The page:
Curious Coach


Curious Coach

– From the Ambassador learning material – 

Role of the Curious Coach

Coaching comes in different forms. We will focus on a type of coaching best characterised by curiosity and humility. The framework for this was developed by a friend of 100-Day Challenge work and best-selling author, Michael Bungay Stanier. The aim of this role is to enable you to bring out the full potential in individuals you work with, through one-on-one conversations. Team leaders and team coaches would benefit greatly from this type of support during their 100-Day Challenge journeys. Naturally, you can use the skills you practise in other contexts as well as with colleagues in your organisation. 

Questions

The fundamental tool of the Curious Coach is questions: curiously posing questions that inspire the client (or “coachee”) to think more clearly and creatively about their situation, and to come up with their own ideas and solutions. 

Here are the types of questions that a Curious Coach can use in almost every conversation with their coachee:

Issues questions

Questions that elicit the issues that would be helpful to talk about and to reflect on.

“What’s on your mind?”

“And what else?”

“What’s the real challenge here for you?”

Note that these questions come in a natural sequence. The first question opens the conversation. The second question invites the coachee to dig a little deeper and to share issues they may be less comfortable talking about. The third question invites the coachee to reflect on how they are dealing with one or more of these issues – it is more personal.

Coach
Coachee

What’s on your mind?

I am worried we are not making enough progress towards the goal. We seem to be trying hard, but the numbers are not moving.

And what else?

I am not sure the team is coming up with really new ideas. It feels like we are simply doing the same things, just a little more efficiently.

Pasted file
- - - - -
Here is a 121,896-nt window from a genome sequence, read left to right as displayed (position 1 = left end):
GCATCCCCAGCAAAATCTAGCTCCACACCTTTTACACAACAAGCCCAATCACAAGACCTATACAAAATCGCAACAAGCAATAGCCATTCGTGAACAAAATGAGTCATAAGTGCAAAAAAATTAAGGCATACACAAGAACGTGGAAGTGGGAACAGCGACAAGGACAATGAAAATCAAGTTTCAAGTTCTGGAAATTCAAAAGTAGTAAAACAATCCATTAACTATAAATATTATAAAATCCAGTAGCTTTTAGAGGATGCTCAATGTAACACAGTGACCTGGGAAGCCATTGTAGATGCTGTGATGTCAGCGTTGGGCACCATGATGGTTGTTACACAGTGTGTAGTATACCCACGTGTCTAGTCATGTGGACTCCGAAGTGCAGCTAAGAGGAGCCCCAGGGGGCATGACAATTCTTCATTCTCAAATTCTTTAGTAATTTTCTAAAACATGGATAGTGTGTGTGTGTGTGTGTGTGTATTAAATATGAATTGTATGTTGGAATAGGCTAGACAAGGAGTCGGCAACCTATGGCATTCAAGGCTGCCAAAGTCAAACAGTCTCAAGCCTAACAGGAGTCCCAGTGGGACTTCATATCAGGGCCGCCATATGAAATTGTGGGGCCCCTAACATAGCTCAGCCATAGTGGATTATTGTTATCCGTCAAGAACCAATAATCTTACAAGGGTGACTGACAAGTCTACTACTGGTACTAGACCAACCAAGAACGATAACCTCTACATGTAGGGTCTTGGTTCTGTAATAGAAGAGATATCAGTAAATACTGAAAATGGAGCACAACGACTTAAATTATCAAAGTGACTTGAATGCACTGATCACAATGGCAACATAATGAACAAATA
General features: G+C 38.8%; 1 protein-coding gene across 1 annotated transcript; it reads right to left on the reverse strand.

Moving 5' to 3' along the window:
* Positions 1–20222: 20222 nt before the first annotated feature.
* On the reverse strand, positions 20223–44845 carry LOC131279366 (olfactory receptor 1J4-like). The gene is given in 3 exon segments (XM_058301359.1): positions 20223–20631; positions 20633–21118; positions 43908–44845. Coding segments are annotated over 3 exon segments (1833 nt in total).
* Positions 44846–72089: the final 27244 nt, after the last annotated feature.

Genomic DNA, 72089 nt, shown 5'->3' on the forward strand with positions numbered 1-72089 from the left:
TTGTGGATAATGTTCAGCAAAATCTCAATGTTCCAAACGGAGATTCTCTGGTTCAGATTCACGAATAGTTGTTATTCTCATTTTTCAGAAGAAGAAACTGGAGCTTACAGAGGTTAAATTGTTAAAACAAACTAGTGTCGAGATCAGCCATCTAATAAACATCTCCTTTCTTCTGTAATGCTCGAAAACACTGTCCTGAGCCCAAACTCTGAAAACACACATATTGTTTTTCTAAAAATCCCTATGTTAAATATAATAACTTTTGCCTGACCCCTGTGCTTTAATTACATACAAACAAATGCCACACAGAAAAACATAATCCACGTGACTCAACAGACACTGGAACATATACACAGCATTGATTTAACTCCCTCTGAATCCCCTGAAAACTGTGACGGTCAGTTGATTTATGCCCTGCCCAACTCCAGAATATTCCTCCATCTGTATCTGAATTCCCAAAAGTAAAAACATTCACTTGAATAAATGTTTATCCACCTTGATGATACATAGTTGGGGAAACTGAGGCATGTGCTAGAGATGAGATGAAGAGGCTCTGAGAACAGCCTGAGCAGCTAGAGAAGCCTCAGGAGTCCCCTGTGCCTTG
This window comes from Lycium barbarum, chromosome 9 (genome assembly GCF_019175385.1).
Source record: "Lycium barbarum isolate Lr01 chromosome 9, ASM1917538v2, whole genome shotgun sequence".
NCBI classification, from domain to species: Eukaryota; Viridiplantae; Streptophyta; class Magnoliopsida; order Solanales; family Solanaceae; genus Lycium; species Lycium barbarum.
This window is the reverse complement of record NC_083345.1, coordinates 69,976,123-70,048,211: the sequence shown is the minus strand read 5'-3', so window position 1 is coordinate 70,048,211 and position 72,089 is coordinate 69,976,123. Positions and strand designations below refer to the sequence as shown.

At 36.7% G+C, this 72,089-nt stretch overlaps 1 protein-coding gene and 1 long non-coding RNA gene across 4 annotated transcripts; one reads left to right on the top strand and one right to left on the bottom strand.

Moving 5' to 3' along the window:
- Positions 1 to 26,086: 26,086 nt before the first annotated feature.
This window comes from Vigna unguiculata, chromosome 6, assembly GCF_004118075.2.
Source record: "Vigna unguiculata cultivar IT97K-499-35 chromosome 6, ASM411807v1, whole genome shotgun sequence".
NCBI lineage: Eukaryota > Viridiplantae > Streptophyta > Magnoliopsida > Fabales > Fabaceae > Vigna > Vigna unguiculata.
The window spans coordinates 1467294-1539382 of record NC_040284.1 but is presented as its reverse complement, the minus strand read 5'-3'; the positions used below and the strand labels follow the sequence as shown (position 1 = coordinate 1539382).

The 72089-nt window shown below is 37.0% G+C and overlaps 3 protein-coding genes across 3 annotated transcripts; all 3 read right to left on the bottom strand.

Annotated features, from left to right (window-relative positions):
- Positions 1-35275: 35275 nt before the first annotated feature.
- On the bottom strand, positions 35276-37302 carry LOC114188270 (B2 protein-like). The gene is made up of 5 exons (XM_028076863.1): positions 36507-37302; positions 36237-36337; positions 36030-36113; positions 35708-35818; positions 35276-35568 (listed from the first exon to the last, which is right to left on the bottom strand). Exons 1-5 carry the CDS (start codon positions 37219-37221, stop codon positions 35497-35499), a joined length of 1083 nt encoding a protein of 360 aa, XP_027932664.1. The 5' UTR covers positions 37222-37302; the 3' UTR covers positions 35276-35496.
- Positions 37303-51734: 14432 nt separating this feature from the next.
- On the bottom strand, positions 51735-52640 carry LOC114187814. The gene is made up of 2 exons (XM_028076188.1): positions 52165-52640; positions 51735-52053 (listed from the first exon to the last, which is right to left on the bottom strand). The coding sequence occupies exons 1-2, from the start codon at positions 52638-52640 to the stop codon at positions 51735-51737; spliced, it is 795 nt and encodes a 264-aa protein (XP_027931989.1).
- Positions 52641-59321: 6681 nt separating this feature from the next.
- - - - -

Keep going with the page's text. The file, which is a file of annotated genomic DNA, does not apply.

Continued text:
What’s the real challenge for you here?

I am not sure. I think I need to push the team a little more. To challenge them. But I do not want to come across like a dictator or someone who knows or cares about ending GBVF more than they do. So I feel a little stuck.

Note how, with each question, we are getting deeper and closer to an actionable solution.

Ideas questions

Questions that elicit ideas for action.

What can you do about this?

What do you want?

How can I help?

The conversation continues…

Coach
Coachee

What can you do about this?

I can try to be more forceful. I can throw some new ideas in the mix and see how they react. I can talk with some of them one on one about this.

What do you want?

I’d like to see the team come up with their own new ideas and try them out. And I’d like to do this in a way that does not come across as condescending or dictatorial. After all, we are all peers, and they elected me as a team leader.

How can I help?

I’d like to see the team come up with their own new ideas and try them out. And I’d like to do this in a way that does not come across as condescending or dictatorial. After all, we are all peers, and they elected me as a team leader.

Exercise